Please use this identifier to cite or link to this item: http://hdl.handle.net/2440/61576
Type: Thesis
Title: Heterotrophic production of the microalgae Cyclotella cryptica: feed for aquaculture.
Author: Pahl, Stephen Luke
Issue Date: 2010
School/Discipline: School of Chemical Engineering
Abstract: Feed cost and feed availability is a major bottleneck for the aquaculture industry and has prompted significant research into identifying new microalgal strains and/or growth conditions that reduce production costs, increase the ease of cultivation and improve the nutritional value of the cultivated biomass. The nutritional value of microalgal biomass depends on several physiological and biochemical attributes including microalgal cell size and shape, digestibility, non-toxicity and biochemical composition. The growth rate and biochemical composition of microalgal biomass can be influenced by culture and environmental conditions. Heterotrophic cultivation systems are a potential alternative to the more traditional photoautotrophic cultivation systems, which typically suffer from low biomass concentrations, high production costs and unexplained ‘crashes’. This thesis presents the investigations undertaken into the heterotrophic cultivation of the diatom Cyclotella cryptica (UTEX 1269). C. cryptica was chosen as a model organism as this species is capable of heterotrophic growth, has previously been used within aquaculture and was recommended as a species worthy of further investigations. The effects of major nutritional and environmental factors on the growth and biochemical characteristics were studied in 250 mL Erlenmeyer flasks, 500 mL Schott bottles and 19 L carboys. The results from this investigation are unique as the optimal heterotrophic growth conditions were previously either not known or reported. The major contributions from this research are the increased knowledge of the effects of the concentration of glucose, sodium metasilicate and nitrogen source (sodium nitrate, urea and ammonium chloride) on the growth dynamics and biomass productivity of C. cryptica and the effects of the nitrogen availability (sodium nitrate, urea and ammonium chloride) on the fatty acid composition and total fatty acid content. In addition, there is now an increased knowledge of the effects of the cultivation temperature, salinity, pH and degree of mixing or agitation on the growth dynamics and biomass productivity of C. cryptica and the effects of the cultivation temperature and salinity on the fatty acid composition and total fatty acid content. The calculated specific growth rates in heterotrophic culture were in the order of 0.05 h⁻¹, which are comparable to the photoautotrophic growth rates reported in the literature. The most predominant fatty acids synthesised by C. cryptica under heterotrophic growth conditions were palmitic acid (16:0), palmitoleic acid (16:1 n-7), stearidonic acid (18:4 n-3, SDA), eicosapentaenoic acid (20:5 n-3, EPA) and docosahexaenoic acid (22:6 n-3, DHA). These fatty acids are similar to the fatty acids synthesised under photoautotrophic conditions. An economic assessment confirmed that the biomass production costs were sensitive to the biomass concentration. The cost of producing C. cryptica biomass under heterotrophic cultivations in a 100 L commercial bioreactor, at a steady state biomass concentration of 30 g.L⁻¹, was estimated at approximately AU $180 per kg. This cost, although high, is reasonable given photosynthetic microalgal production costs in small hatcheries is up to AU $750 - $1000 per kg. Unit production costs were sensitive to the steady-state biomass concentration and a steady-state biomass concentration of 2 g.L⁻¹ resulted in the unit production cost increasing to approximately AU $2,675 per kg.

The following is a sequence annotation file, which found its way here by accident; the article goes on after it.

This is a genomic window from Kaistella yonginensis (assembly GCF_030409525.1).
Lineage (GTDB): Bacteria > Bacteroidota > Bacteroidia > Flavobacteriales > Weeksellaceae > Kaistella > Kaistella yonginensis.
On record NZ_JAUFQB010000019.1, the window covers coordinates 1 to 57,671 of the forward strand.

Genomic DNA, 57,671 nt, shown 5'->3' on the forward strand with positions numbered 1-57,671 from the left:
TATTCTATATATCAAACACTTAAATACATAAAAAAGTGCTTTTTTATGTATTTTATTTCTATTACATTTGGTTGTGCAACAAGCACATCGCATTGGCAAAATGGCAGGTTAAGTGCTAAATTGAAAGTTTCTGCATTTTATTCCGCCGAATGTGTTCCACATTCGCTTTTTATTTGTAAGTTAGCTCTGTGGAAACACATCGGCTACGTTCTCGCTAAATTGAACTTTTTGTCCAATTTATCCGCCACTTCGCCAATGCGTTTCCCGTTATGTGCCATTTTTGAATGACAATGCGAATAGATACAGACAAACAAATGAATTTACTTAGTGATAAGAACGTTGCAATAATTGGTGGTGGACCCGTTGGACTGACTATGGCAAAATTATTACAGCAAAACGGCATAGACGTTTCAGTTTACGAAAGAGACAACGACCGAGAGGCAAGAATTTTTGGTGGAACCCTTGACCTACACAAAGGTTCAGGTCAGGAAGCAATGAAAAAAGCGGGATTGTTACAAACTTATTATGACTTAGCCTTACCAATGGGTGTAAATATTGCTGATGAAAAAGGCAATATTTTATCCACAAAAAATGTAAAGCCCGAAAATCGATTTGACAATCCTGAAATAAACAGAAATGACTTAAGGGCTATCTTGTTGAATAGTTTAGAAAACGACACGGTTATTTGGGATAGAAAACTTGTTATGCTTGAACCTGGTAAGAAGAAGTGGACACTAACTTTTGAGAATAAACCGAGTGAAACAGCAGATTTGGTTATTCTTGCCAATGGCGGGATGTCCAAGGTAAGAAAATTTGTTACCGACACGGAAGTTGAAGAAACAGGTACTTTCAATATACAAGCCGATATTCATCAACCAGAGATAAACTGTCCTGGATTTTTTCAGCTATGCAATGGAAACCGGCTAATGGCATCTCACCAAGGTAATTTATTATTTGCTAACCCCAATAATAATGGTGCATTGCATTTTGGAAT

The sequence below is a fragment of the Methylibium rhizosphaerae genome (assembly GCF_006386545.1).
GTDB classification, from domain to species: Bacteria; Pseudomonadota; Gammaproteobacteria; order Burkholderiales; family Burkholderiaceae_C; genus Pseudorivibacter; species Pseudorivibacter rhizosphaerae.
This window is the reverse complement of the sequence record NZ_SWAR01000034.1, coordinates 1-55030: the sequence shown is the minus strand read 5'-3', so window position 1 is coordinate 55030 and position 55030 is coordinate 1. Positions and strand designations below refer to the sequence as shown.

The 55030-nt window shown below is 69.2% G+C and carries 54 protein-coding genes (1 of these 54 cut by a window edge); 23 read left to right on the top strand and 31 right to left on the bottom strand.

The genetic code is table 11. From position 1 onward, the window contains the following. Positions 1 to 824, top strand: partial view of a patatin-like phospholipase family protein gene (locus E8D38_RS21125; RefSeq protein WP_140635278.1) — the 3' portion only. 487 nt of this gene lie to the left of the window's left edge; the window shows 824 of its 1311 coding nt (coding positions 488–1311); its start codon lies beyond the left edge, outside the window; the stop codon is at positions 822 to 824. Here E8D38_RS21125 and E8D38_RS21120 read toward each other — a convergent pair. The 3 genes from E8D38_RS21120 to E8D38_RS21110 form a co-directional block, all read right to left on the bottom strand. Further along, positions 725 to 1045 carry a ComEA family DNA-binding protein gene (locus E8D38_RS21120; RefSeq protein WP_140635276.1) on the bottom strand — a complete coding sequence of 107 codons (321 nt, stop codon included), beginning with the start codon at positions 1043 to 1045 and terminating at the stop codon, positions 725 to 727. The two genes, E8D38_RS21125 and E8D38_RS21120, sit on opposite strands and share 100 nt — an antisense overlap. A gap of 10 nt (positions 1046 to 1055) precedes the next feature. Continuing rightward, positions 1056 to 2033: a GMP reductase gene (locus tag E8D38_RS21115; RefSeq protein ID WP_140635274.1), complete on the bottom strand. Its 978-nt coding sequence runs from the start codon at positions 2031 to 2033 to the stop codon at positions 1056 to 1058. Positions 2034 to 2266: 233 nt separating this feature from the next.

Advisor: Lewis, David Milton
King, Keith Douglas
Dissertation Note: Thesis (Ph.D.) -- University of Adelaide, School of Chemical Engineering, 2010
Keywords: biochemical composition; fermenter; lipid; PUFAS
Provenance: Copyright material removed from digital thesis. See print copy in University of Adelaide Library for full text.
Appears in Collections:Research Theses

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